And in essence the doctors, nurses, the patients and also the health promoters, also known as promotoras were able to seamlessly communicate with each other via their 3G phones. They all had access to a digital register system. They also all had access to information about scheduling, patients would get notifications, they had access to an application that provided multimedia information and videos that helped them care for their Diabetes. At the conclusion of this study, it showed that all patients, from three groups, were able to lower their blood sugar levels. In particular the third group that had the access to the 3D technology we saw [00:41:00] a more significant drop in, blood sugar levels. And of course in terms of dropped blood sugar levels, there’s less risk associated with taking care of Diabetes. There’s also less cost associated with paying for care and also, human resources associated with it. So over all, it was so successful. And the findings were actually published in a renowned journal, The Diabetes Technology and Therapeutics, and as a result the clinic, who I’ve been closely working with is now moving from a research program, to actually implementing this in their daily work at the clinic. And even more so now they’re creating a toolkit that can be taken and replicated in country or outside for other, clinics that would actually like to use this type of platform and curriculum, to go through it.
And we’re currently working [00:42:00] with the clinic as well, and partners to update, the application that’s associated with it. So this program gives you an example of, starting from a pilot, research focused, and really to demonstrate how 3D technology can help to improve health outcomes, to then into publishing findings. And ultimately looking not only to implement within the fabric of the work that the clinic is doing, but also replicating elsewhere. I mean overall this is just on the slide here it’s of one of the patients who previously wasn’t taking care of her Diabetes, but because of this program she had access to 3D technology and all the different benefits associated with it. So it goes to show how 3D technology can actually improve health outcomes, over the long term. Just a really great story to tell, and ultimately it’s helping individuals on the ground.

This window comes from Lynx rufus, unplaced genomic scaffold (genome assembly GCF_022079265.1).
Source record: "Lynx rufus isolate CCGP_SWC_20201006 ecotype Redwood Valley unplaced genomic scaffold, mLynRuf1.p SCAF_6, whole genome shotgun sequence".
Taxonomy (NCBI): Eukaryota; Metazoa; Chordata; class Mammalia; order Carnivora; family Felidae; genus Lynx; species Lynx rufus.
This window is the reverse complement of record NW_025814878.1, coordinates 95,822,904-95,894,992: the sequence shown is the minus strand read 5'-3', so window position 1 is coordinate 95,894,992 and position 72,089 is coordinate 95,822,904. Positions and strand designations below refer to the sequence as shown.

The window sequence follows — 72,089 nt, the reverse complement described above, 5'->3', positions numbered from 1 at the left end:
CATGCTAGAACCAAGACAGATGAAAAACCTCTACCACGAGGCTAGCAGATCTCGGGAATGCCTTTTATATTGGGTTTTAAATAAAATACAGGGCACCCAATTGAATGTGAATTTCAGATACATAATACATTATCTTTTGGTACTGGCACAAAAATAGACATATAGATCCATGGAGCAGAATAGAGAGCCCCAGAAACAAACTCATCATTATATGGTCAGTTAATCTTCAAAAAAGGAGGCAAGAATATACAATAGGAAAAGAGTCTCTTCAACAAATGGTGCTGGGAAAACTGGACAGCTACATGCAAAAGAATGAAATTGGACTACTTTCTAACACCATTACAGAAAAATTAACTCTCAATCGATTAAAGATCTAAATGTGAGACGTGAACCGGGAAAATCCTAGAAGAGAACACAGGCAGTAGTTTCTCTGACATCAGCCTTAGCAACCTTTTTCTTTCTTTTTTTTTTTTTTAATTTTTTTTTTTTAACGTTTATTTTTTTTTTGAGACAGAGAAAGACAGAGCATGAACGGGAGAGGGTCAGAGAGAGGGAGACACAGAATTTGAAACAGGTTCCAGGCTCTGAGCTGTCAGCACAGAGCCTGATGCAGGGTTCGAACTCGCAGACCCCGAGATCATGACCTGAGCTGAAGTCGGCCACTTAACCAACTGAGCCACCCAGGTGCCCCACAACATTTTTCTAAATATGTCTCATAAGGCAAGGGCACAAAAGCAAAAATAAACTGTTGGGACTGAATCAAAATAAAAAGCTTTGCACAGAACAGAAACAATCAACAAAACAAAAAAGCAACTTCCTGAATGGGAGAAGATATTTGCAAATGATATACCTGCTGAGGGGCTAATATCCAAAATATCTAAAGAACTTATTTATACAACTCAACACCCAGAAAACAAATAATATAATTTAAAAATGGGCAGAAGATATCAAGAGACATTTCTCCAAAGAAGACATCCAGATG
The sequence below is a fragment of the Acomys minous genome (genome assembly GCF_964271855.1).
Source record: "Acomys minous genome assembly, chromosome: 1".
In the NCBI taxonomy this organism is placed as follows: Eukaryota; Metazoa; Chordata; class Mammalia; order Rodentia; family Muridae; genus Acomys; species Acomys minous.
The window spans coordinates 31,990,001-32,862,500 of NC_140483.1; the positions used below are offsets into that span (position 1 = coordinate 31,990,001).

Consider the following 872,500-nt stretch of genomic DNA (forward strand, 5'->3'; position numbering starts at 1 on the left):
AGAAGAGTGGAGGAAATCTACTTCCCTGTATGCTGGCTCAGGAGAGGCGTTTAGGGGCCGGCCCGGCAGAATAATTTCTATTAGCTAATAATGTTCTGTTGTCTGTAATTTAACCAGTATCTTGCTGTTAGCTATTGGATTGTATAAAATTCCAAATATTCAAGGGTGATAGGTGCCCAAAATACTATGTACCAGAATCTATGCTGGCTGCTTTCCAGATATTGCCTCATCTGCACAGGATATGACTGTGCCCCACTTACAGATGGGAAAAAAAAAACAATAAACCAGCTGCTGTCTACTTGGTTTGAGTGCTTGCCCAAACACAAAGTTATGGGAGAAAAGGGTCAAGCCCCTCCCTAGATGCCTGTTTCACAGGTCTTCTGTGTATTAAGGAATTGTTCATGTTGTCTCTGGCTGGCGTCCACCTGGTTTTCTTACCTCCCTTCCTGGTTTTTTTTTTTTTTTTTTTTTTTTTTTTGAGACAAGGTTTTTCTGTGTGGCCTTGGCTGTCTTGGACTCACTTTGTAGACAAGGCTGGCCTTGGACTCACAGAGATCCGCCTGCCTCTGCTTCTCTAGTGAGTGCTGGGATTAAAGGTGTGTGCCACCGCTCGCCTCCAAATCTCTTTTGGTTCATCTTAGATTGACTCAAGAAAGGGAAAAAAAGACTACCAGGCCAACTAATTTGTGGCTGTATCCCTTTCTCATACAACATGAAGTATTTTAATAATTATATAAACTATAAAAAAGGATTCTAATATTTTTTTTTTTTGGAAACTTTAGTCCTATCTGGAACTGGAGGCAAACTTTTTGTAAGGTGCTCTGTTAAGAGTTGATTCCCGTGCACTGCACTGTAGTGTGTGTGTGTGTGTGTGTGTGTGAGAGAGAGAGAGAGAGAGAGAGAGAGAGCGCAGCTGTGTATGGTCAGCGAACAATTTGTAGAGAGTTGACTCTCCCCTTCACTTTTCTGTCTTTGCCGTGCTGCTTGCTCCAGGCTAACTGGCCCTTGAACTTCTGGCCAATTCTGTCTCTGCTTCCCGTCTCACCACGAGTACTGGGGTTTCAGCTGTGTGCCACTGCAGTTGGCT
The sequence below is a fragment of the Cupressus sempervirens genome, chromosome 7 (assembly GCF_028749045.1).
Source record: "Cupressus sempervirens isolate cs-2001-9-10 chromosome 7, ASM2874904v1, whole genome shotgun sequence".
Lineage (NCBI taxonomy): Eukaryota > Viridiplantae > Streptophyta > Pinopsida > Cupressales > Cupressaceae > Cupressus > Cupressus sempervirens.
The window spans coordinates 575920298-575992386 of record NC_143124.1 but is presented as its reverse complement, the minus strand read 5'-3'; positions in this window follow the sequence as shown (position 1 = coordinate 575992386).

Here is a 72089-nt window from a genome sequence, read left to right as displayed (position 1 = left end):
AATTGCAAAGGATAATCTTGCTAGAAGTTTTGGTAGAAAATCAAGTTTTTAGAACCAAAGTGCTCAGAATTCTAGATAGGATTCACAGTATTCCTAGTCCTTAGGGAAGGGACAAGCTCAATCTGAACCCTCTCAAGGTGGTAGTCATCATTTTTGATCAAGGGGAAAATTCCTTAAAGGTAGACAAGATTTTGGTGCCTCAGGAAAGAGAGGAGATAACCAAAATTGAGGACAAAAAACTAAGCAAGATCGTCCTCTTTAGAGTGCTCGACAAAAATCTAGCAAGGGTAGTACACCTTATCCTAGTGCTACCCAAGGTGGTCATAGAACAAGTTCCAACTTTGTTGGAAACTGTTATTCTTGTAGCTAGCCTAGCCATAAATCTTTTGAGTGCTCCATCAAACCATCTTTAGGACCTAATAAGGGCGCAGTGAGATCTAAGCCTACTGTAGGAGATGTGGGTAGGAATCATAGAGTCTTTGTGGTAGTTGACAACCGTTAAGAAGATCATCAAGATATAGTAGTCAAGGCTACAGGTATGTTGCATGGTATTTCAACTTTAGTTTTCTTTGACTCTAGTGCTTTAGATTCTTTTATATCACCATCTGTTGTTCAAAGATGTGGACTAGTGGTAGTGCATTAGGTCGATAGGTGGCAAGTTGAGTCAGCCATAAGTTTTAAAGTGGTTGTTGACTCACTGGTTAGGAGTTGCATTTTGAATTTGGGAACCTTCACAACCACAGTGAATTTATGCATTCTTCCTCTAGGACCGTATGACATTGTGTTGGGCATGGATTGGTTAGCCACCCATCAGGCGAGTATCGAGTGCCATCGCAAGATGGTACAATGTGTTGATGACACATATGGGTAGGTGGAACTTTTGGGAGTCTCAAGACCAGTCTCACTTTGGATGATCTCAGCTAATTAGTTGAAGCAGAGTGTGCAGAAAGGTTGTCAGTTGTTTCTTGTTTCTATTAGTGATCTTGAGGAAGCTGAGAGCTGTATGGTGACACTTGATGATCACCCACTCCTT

Jonathan: Yeah I think that [00:43:00] all these stories have so many tangible outcomes. When you try to explain even what Qualcomm does, it’s kind of difficult.
Kyle: Yeah it humanizes Qualcomm, and the technology. It’s an easier way to explain, what we do. The cool thing is I love … So this woman, who’s name I won’t use but she not only saw her health outcomes change, and she lost a ton of weight, her family also benefited. And so she had a daughter who got involved not with the devices not in the study but it was like okay, we also see a trickle down effect, where someone I think lost about 60 pounds. I think it was her daughter, but she was telling us some incredible stories of the impact far and beyond what we can even measure, as part of our program. So it was just a really really great, I’m getting goosebumps too because this is our local community, this is Tijuana. So it’s really fun for us to have that local impact cause, we do talk a lot about our goal impact. But we have investments right here in San Diego and right across the border which [00:44:00] we consider our larger community. So we were really excited to consider the outcomes of this program and again that trickle down effect that we saw. Which we also see in a ton of programs. Which is really exciting.
Jonathan: That leads us, easily seamlessly to our next slide of your, accomplishments. We’re down to 15 minutes so …
Kyle: Sure and we can jump through these. We don’t have to talk through each one of them they’re just really neat to see, we require a lot out of our grantees, in terms of very structured monetary evaluation. We worked for the last few years on proprietary system, based on the sales force platform that allows our grantees, to report back to us, what they’re tracking in terms of their outcomes. What they’re seeing, and what their numbers are. And so we work at the beginning in the of proposal process to set a logical framework. Right so to walk through “Okay you’re saying this is what you wanna do but, what are you putting in to it? What are you getting out of it?” We wanna walk through that exercise, so that we all agree as a program manager and we have a monetary evaluation lead, on our [00:45:00] team, so that we all agreed “Okay, these are our top outcomes that we’re all agreeing-like the grant team wants-and we want to talk about it in terms of this program. So how are we going to do that?” I laugh because it’s a multi-tab, reporting structure that each grantee is responsible for on a quarterly basis.
Jonathan: That’s great.